GitOps is not a replacement for DevOps, as the CI process still relies on DevOps tools. However, GitOps can improve the effectiveness of the DevOps Team.
3. Should we use GitOps only for Infrastructure Automation?
Though most part, GitOps was perceived and conceptualized to be used for the Infrastructure Automation, it can, however, be used for managing both application deployments and base infrastructure made up of systems needed regardless of the applications deployed (i.e. networking, security, etc.), as the orchestration is type agnostic – to plan, review, approve and release the configuration (code) into the target environment.
If performed right, GitOps will let engineers constantly apply updates to infrastructure to meet all the needs of the applications in a continuous delivery format, with properly logged-in / recorded steps with the transparent audit trial. It will make it easy to revert problematic changes, becoming a single source of truth about what is happening in the system from both the software development and infrastructure perspective.
4. Where to use GitOps
You can use Git Ops in the following scenarios and environments, where a declarative source of truth is efficient, simple, and seamless.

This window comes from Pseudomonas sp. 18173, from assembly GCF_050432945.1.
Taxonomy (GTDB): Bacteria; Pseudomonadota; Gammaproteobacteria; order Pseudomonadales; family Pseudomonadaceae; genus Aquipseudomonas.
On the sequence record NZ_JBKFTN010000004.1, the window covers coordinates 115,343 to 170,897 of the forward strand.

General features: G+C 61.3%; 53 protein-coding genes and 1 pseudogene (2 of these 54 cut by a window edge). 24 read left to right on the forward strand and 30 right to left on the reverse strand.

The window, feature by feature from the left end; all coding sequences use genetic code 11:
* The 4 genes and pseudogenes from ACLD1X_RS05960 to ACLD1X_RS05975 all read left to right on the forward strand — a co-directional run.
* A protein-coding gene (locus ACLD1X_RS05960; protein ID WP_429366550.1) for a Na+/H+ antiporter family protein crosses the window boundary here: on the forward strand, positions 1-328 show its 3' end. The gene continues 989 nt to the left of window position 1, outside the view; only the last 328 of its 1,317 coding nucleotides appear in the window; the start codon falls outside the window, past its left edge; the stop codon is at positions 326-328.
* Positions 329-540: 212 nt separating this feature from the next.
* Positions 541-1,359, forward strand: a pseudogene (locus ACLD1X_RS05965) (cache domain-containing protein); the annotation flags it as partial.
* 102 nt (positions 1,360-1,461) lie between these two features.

Cloud-native Applications: For managing deployments of containerized applications in Kubernetes or similar container orchestration platforms, GitOps provides a streamlined approach for managing the desired state of the applications.
Microservices Architecture: Typically, in a microservices architecture, we need multiple services need to be deployed and coordinated. GitOps allows for centralized control and consistency while enabling the independent deployment of individual services.
Multi-Environment Deployments: In an enterprise dealing with several different environments – like Development (DEV), Staging (QA), UAT, and Production (PROD), GitOps provides a unified approach for managing deployments across these environments. With GitOps, you can define and manage the desired state of each environment in a centralized Git repository, thereby avoiding the hassles of doing things manually based on environments.
Infrastructure as Code (IaC): GitOps complements infrastructure as code (IaC) practices, making it easier to manage and version infrastructure configurations alongside application deployments. It brings consistency and reproducibility to infrastructure management.
Team Collaboration: Since all changes are version-controlled in the Git repository, it becomes easier to review, track, and collaborate on deployments. Different team members can work together on the same codebase and contribute to the desired state.